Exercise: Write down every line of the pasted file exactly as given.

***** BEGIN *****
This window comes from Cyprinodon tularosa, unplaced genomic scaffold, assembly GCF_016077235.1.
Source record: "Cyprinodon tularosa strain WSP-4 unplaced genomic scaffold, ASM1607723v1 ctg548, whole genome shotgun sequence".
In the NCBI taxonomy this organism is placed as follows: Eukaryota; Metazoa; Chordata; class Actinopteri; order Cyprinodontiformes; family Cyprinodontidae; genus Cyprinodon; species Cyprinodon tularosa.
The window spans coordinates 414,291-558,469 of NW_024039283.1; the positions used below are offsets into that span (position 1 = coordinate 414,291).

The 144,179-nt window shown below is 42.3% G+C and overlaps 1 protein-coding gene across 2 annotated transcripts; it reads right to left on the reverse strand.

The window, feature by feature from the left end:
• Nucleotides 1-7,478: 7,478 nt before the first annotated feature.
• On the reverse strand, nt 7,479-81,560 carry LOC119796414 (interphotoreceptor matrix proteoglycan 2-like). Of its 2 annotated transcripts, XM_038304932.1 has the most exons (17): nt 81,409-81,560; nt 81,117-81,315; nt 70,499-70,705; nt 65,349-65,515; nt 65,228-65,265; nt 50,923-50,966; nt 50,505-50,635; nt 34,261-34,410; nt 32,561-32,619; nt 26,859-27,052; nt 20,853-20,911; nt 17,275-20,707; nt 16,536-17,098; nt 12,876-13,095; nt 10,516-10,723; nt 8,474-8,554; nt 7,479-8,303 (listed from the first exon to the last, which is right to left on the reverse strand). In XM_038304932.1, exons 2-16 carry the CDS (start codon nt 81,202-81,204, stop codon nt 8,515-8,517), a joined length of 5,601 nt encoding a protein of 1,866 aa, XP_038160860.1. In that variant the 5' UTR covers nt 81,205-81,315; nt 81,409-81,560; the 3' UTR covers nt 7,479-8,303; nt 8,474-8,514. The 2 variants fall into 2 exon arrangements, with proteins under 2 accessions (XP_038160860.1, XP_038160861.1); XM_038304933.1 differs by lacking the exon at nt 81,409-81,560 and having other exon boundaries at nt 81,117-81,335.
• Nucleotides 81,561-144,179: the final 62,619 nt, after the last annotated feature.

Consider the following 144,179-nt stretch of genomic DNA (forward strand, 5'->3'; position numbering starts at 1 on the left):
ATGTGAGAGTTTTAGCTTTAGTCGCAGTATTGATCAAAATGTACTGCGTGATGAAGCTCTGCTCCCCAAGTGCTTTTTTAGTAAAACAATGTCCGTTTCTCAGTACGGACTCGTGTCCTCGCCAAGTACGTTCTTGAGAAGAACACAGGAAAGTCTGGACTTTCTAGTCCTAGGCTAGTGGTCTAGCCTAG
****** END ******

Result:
This window comes from Cyprinodon tularosa, unplaced genomic scaffold, assembly GCF_016077235.1.
Source record: "Cyprinodon tularosa strain WSP-4 unplaced genomic scaffold, ASM1607723v1 ctg548, whole genome shotgun sequence".
In the NCBI taxonomy this organism is placed as follows: Eukaryota; Metazoa; Chordata; class Actinopteri; order Cyprinodontiformes; family Cyprinodontidae; genus Cyprinodon; species Cyprinodon tularosa.
The window spans coordinates 414,291-558,469 of NW_024039283.1; the positions used below are offsets into that span (position 1 = coordinate 414,291).

The 144,179-nt window shown below is 42.3% G+C and overlaps 1 protein-coding gene across 2 annotated transcripts; it reads right to left on the reverse strand.

The window, feature by feature from the left end:
• Nucleotides 1-7,478: 7,478 nt before the first annotated feature.
• On the reverse strand, nt 7,479-81,560 carry LOC119796414 (interphotoreceptor matrix proteoglycan 2-like). Of its 2 annotated transcripts, XM_038304932.1 has the most exons (17): nt 81,409-81,560; nt 81,117-81,315; nt 70,499-70,705; nt 65,349-65,515; nt 65,228-65,265; nt 50,923-50,966; nt 50,505-50,635; nt 34,261-34,410; nt 32,561-32,619; nt 26,859-27,052; nt 20,853-20,911; nt 17,275-20,707; nt 16,536-17,098; nt 12,876-13,095; nt 10,516-10,723; nt 8,474-8,554; nt 7,479-8,303 (listed from the first exon to the last, which is right to left on the reverse strand). In XM_038304932.1, exons 2-16 carry the CDS (start codon nt 81,202-81,204, stop codon nt 8,515-8,517), a joined length of 5,601 nt encoding a protein of 1,866 aa, XP_038160860.1. In that variant the 5' UTR covers nt 81,205-81,315; nt 81,409-81,560; the 3' UTR covers nt 7,479-8,303; nt 8,474-8,514. The 2 variants fall into 2 exon arrangements, with proteins under 2 accessions (XP_038160860.1, XP_038160861.1); XM_038304933.1 differs by lacking the exon at nt 81,409-81,560 and having other exon boundaries at nt 81,117-81,335.
• Nucleotides 81,561-144,179: the final 62,619 nt, after the last annotated feature.

Consider the following 144,179-nt stretch of genomic DNA (forward strand, 5'->3'; position numbering starts at 1 on the left):
ATGTGAGAGTTTTAGCTTTAGTCGCAGTATTGATCAAAATGTACTGCGTGATGAAGCTCTGCTCCCCAAGTGCTTTTTTAGTAAAACAATGTCCGTTTCTCAGTACGGACTCGTGTCCTCGCCAAGTACGTTCTTGAGAAGAACACAGGAAAGTCTGGACTTTCTAGTCCTAGGCTAGTGGTCTAGCCTAG